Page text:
The most prevalent thing I recall getting to me about the Bird Book was the way the animals spoke to one another at times, and particularly the way Jenny Wren spoke. I changed or discussed that with them several times (I don't like even animals to call each other "stupid," for instance -- as on page 42). There is some of that in the Animal Book too but it didn't strike me as being as bad. I hope I wasn't just getting used to it, but the character of Jenny Wren isn't in the Animal Book much compared to the Bird Book, and "Old Mother Nature" is at least a gentler teacher. :) I didn't edit most of the "Old Mother Nature" references I came across in the Bird Book, probably because they were fewer and I was just reading it with them when I encountered them. In those cases I often just omit or discuss them as I read aloud, and often don't stop to grab a pencil or get back to editing the text later. But the Animal Book had so much stuff that I went through and marked it up pretty well before I read it to them and even then I missed some things.

    Yeah, I know what you mean about the animistic/shamanistic stuff. It's hard to draw lines sometimes because I don't believe all personification is bad -- I mean, the Bible even contains some -- but some of it I'm really not comfortable with. It's really amazing how prevalent it is though.

  4. Thanks for your review. I really enjoyed reading such a thorough explanation of the what's good/what's bad about the book. It's great to get into the gritty details of what makes books of value (or not). I look forward to more reviews (hint, hint).
    Thanks again!

  5. Thank you for posting this review. I was thinking of using both of these books this year, but there are enough negatives here to make me reconsider. My son wouldn't last long with the 'mother nature' type references. Also, I don't think we have time for outdated science materials even if they are in a well-written story form. You never know what will stick with kids after a reading. Better to use a more up-to-date book. IMO, of course.

  6. Thanks for adding this to the CM Carnival!

  7. this was interesting as some of the same things about the book bothered me as well. it was interesting to see how you handled it. we too discussed the subject as I recall and I often reminded the kids with something like, "we know that there isn't any such person as Mother Nature, right? but Who do we know made all the animals and therefore knows all about them?" so even though I didn't really like those references we made it through all right :)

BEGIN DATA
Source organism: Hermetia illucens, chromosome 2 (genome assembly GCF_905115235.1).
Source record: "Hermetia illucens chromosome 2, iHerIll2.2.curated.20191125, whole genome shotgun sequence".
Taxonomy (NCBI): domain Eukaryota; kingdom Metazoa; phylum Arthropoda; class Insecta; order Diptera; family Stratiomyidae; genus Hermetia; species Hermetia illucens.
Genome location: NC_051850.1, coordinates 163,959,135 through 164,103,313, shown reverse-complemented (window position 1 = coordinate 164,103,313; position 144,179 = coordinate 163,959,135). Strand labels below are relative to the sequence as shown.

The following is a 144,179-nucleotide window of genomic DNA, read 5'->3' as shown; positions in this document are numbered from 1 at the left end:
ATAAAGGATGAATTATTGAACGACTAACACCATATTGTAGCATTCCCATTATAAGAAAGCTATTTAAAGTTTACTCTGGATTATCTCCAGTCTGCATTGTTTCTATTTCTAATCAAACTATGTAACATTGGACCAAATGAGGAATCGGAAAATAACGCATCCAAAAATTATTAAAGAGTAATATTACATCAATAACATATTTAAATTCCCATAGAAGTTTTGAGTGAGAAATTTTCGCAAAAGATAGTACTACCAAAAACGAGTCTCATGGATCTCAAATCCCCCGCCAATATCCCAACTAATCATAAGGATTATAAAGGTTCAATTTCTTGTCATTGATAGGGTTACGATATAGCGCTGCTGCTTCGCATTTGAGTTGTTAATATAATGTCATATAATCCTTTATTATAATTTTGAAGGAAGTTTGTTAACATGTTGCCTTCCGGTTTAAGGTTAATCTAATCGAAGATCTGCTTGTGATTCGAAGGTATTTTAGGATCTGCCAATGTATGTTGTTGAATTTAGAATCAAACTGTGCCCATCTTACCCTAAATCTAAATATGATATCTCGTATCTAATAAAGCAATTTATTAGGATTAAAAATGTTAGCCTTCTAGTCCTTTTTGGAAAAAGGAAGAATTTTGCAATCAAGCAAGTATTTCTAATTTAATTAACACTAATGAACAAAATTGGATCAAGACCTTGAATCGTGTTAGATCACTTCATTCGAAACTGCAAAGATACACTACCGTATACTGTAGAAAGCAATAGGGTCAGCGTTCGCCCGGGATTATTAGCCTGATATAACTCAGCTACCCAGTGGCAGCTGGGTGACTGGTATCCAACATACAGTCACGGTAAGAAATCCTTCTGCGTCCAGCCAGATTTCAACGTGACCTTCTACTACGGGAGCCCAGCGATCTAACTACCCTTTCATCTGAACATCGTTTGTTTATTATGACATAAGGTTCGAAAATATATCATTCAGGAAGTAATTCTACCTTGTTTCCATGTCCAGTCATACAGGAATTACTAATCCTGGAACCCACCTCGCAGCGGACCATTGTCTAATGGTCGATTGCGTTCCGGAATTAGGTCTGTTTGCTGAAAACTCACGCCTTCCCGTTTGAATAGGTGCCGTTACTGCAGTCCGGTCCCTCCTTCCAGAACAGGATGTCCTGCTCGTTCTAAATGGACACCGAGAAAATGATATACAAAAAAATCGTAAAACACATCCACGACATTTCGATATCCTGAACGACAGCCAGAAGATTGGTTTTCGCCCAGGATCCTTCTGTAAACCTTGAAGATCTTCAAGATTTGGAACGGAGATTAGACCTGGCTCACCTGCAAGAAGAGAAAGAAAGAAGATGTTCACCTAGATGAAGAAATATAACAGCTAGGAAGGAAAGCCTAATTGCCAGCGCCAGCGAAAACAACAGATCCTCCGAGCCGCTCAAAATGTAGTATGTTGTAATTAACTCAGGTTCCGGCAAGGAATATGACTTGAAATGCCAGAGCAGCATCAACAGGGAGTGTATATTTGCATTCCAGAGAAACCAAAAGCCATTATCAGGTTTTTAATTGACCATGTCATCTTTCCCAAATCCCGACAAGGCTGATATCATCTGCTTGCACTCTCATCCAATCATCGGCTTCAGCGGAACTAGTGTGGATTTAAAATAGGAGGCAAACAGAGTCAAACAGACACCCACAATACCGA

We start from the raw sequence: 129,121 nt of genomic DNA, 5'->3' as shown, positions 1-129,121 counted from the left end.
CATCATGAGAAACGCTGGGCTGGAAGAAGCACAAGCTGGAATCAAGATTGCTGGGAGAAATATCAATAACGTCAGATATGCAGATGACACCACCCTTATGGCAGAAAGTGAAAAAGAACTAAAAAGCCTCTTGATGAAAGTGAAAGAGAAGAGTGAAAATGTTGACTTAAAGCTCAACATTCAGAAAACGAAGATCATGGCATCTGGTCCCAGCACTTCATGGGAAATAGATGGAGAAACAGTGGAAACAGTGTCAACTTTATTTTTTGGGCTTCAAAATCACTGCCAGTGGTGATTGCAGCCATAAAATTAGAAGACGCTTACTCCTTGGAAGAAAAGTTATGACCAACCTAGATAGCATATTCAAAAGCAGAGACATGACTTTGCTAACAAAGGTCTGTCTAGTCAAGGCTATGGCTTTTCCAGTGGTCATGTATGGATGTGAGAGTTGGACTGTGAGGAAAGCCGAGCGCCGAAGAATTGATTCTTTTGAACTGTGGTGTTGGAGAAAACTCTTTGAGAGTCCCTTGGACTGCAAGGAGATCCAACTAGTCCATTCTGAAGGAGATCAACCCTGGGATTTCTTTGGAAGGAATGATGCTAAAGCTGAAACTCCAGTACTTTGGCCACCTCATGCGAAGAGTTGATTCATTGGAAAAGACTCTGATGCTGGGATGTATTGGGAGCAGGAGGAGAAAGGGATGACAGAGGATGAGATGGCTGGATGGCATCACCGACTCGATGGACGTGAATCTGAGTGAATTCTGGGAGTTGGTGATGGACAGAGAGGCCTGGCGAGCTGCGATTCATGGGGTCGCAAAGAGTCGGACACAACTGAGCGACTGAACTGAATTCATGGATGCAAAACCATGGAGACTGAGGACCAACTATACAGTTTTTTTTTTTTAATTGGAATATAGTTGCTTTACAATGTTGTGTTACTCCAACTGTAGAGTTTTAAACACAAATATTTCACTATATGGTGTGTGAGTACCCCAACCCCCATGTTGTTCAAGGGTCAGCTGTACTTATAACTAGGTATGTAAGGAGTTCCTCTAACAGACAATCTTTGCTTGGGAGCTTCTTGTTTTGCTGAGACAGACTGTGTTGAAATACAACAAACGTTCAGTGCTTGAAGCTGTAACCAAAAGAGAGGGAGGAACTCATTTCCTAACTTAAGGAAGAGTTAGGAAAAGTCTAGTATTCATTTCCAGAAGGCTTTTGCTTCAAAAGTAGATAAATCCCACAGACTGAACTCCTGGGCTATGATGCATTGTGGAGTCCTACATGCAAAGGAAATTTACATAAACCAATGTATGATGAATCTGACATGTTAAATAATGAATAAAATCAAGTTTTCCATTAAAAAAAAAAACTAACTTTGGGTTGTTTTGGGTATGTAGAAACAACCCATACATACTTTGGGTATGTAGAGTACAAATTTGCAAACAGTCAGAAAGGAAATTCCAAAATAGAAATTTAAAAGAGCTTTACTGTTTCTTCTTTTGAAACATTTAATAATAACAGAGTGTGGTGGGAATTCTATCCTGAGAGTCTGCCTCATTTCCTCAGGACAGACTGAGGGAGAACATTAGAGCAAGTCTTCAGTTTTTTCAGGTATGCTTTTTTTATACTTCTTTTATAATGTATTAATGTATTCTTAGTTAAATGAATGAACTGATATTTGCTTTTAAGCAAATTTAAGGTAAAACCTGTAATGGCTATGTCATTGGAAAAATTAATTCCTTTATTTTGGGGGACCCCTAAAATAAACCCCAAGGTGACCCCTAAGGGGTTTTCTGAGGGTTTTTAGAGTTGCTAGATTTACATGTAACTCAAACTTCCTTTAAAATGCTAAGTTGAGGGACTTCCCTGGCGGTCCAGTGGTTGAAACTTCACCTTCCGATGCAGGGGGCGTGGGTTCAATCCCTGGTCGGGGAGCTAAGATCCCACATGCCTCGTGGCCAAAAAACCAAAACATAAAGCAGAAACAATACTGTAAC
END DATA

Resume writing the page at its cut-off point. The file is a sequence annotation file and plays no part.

I agree with you that we have to be super careful when it comes to animism (of course), but I also appreciate the fact that authors use personification as an important literary tool that makes subjects come to life, so again the references to the sweet Mistress Spring and such don't bother me. But for those who are bothered more by these references, by all means, edit away and let your conscience be your guide! ;)
    When I read, I did the same thing, modifying or skipping certain references I did feel uncomfortable about. Overall, I would be pleased to know of a better (more biblical) substitute, but until it is written, I am rather pleased with this book despite its lack of giving glory where glory is due... I'll make up for that!
    We try to make extra doubly sure that we give God all the glory for his magnificent creation around here. :)
    He is amazing!! His creation reflects only a sliver fraction of His glory!! Praise Him that He has given it for our enjoyment and study.

    amy in peru

  8. Thanks for the review! I just found what has the potential to be a gem yesterday at the used book store. It's called 'Forest Folk Tales' and was written by Marian Schoolland, who also wrote 'Leading Little Ones to God'. It's copyrighted 1952. It isn't as large as the Burgess book, but it looks promising.

  9. Whoops, here's a link:

    I only paid $1 for my excellent condition copy though. Yikes!

  10. We used these books, & I'd agree with all your points. Also with Amber who mentioned Jenny Wren's frequent use of "stupid" (which we discussed & decided to change to "silly").

    Thanks for the post! :)

    (Visit my NEW blog: See Jamie blog)